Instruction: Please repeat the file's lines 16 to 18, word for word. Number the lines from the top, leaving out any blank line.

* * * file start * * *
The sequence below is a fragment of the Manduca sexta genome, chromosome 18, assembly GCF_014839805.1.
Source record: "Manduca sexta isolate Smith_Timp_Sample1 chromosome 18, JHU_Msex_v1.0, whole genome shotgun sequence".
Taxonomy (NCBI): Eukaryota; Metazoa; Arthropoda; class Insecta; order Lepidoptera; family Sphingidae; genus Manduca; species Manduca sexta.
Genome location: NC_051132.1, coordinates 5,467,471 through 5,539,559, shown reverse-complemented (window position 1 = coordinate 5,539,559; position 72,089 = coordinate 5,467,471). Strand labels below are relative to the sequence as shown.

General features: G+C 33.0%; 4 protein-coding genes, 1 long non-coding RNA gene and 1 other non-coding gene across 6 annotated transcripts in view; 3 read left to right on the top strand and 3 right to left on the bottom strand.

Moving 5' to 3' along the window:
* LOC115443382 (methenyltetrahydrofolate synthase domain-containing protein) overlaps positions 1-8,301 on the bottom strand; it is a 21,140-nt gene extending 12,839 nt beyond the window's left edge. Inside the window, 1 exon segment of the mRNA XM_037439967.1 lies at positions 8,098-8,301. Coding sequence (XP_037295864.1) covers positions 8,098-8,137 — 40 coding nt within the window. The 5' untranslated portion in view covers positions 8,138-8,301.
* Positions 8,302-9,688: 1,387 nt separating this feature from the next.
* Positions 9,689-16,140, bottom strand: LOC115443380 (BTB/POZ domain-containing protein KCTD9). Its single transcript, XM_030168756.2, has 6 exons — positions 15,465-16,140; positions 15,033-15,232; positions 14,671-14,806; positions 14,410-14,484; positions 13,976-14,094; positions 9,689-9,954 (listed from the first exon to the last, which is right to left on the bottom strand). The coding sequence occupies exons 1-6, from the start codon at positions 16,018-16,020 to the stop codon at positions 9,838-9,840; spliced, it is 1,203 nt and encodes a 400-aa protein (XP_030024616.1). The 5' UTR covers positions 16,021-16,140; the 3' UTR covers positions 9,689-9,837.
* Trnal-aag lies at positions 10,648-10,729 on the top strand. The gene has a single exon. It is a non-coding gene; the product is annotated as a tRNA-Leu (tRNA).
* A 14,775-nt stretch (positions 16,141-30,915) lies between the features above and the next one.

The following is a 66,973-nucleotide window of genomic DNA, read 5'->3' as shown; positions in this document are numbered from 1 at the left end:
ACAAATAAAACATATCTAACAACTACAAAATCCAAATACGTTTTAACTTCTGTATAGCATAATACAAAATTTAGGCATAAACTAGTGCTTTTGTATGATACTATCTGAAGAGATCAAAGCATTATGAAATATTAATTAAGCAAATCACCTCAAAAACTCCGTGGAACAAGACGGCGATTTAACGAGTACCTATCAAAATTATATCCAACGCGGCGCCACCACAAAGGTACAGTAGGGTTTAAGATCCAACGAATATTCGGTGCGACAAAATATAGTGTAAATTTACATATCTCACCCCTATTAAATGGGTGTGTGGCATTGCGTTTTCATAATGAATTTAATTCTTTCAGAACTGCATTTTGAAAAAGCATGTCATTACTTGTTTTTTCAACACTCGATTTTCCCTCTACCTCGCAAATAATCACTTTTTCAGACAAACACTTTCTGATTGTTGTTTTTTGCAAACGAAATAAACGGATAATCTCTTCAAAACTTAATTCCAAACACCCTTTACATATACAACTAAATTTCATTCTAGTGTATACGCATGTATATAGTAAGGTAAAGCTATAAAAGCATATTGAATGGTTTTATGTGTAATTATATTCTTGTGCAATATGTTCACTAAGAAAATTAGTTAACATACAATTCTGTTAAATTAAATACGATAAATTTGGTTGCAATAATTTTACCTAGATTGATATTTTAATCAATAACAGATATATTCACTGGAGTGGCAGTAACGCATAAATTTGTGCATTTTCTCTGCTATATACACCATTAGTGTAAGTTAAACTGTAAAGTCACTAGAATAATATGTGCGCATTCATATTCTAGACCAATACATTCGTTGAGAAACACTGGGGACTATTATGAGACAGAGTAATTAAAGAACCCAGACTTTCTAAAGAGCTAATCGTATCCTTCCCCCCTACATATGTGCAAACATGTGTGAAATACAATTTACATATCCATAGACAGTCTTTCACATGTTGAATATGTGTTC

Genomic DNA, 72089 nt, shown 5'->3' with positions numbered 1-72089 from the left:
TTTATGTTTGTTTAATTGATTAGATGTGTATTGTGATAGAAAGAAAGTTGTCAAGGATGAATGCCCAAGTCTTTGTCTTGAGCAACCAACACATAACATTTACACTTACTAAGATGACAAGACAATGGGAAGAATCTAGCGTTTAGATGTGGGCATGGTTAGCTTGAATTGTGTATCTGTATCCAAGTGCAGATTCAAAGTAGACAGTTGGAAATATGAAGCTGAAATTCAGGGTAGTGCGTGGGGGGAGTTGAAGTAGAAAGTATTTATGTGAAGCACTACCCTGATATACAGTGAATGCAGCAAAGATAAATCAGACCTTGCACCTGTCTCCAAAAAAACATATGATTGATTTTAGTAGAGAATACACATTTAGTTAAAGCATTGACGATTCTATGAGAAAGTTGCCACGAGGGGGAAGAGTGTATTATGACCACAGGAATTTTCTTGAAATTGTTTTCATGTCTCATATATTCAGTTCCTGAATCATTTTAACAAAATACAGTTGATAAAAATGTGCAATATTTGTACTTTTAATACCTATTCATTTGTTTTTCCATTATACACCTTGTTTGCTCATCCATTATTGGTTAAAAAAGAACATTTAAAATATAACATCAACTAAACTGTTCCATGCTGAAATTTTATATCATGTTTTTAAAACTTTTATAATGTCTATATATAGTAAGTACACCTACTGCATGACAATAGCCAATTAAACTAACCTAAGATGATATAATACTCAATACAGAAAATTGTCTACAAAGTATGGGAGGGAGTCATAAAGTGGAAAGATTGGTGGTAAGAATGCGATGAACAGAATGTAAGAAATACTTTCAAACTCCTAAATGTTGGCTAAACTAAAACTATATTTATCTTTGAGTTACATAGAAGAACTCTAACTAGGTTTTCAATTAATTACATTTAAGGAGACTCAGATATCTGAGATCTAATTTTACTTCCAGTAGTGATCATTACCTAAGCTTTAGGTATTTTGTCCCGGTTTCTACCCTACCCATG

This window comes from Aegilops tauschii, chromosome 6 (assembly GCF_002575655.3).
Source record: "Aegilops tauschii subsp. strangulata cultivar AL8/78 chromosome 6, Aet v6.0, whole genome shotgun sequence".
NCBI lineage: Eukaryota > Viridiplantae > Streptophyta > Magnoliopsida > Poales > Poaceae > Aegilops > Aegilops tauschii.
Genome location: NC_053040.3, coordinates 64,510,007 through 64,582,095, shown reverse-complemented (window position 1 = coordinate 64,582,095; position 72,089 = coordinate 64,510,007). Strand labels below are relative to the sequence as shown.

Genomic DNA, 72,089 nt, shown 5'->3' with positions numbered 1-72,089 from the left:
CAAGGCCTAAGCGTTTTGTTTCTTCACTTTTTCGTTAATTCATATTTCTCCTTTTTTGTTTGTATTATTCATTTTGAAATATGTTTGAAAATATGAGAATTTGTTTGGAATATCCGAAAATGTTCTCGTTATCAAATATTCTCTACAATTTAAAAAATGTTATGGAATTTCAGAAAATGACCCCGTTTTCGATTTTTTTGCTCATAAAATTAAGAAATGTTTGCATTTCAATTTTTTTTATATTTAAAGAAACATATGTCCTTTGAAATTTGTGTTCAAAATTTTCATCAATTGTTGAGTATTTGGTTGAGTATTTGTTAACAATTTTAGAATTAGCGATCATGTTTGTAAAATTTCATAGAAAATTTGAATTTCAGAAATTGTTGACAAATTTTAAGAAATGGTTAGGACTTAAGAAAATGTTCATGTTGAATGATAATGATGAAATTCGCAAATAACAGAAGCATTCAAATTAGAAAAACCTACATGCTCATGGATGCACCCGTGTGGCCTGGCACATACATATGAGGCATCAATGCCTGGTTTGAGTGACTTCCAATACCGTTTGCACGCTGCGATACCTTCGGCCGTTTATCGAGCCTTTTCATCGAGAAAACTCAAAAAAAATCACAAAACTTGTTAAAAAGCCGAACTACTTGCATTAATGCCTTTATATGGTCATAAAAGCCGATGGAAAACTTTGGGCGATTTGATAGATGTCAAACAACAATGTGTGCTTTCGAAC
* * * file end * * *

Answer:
This window comes from Aegilops tauschii, chromosome 6 (assembly GCF_002575655.3).
Source record: "Aegilops tauschii subsp. strangulata cultivar AL8/78 chromosome 6, Aet v6.0, whole genome shotgun sequence".
NCBI lineage: Eukaryota > Viridiplantae > Streptophyta > Magnoliopsida > Poales > Poaceae > Aegilops > Aegilops tauschii.